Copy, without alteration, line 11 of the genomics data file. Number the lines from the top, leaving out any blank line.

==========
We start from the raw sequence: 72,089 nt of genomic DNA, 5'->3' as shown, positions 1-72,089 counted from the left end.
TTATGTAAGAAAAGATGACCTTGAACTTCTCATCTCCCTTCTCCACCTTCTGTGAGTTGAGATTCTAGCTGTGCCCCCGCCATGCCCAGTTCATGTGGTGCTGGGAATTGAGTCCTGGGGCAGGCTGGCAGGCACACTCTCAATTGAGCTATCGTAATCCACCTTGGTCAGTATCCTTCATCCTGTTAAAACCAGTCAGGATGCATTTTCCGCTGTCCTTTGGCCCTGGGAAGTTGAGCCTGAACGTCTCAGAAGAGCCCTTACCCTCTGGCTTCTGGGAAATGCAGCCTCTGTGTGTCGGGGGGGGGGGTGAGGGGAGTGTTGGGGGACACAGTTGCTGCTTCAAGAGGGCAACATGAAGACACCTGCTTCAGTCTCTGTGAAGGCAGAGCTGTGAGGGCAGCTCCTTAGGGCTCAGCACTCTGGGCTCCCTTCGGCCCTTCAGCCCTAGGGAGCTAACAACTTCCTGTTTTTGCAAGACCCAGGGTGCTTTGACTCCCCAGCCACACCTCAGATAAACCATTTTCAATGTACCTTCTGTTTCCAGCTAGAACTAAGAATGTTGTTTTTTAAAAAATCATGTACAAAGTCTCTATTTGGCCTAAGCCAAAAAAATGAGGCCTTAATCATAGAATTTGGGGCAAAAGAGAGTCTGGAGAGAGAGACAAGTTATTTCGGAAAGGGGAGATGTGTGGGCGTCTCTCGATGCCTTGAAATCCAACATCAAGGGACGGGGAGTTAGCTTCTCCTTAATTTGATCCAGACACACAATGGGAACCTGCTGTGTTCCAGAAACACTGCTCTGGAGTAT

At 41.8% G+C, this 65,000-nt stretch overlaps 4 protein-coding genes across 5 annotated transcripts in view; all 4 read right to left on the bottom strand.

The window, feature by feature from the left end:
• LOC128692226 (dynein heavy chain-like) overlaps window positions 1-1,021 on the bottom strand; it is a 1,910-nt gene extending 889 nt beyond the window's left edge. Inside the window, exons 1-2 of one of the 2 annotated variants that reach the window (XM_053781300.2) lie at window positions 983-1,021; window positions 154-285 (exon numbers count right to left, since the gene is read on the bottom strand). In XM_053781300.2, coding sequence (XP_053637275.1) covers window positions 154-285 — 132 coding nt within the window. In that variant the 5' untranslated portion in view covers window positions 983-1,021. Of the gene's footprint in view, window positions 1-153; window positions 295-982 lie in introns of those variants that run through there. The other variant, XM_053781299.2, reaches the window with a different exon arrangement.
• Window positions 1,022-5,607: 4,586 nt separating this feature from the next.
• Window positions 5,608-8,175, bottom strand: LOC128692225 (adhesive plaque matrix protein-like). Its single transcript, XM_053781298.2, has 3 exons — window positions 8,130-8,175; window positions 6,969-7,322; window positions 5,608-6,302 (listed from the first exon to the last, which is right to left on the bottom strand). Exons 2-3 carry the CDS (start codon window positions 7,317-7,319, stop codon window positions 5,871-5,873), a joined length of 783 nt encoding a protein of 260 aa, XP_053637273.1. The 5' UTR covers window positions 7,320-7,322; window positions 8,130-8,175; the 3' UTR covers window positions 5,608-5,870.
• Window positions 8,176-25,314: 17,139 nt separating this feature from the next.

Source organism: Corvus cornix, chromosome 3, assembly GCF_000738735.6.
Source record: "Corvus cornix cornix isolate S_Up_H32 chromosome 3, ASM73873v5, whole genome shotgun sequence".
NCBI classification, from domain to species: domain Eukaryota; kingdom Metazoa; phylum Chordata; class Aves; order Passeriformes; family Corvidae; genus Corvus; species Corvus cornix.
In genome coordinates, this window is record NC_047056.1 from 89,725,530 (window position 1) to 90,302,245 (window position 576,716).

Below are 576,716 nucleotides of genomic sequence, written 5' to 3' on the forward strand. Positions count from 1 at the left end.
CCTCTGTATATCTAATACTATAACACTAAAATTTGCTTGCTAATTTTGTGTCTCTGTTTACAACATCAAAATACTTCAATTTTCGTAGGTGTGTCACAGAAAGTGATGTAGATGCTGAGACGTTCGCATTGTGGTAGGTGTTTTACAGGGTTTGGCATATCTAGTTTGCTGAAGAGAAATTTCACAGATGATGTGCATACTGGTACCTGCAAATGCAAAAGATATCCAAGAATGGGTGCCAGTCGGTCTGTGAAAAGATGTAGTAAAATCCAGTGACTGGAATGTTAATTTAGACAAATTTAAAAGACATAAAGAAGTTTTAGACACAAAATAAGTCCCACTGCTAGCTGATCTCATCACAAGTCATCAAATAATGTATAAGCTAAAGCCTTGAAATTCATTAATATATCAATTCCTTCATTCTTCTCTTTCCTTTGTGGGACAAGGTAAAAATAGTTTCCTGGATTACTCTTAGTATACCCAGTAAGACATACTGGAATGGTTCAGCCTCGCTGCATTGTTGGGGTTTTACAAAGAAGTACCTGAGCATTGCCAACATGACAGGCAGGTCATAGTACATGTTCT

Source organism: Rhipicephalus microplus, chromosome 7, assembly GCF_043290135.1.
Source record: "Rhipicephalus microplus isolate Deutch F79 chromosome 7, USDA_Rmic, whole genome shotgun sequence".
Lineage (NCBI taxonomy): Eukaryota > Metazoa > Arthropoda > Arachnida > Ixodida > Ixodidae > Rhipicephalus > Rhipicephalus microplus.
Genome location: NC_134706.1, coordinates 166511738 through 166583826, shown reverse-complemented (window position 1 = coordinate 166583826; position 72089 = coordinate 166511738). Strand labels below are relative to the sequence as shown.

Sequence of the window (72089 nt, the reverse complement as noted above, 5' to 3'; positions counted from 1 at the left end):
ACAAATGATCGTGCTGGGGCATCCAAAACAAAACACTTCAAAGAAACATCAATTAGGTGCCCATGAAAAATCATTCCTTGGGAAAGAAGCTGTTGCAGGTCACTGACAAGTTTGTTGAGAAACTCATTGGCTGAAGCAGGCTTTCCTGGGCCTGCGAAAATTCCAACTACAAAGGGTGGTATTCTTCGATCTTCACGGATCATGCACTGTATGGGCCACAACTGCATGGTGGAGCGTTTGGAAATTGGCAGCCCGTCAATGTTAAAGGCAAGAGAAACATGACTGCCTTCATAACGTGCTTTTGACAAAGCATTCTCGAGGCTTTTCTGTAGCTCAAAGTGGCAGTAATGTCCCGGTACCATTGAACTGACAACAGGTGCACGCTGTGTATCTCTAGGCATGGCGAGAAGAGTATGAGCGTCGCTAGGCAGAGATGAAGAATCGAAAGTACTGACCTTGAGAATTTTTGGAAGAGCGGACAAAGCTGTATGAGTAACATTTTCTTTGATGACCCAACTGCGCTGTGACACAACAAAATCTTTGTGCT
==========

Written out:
NCBI classification, from domain to species: domain Eukaryota; kingdom Metazoa; phylum Chordata; class Aves; order Passeriformes; family Corvidae; genus Corvus; species Corvus cornix.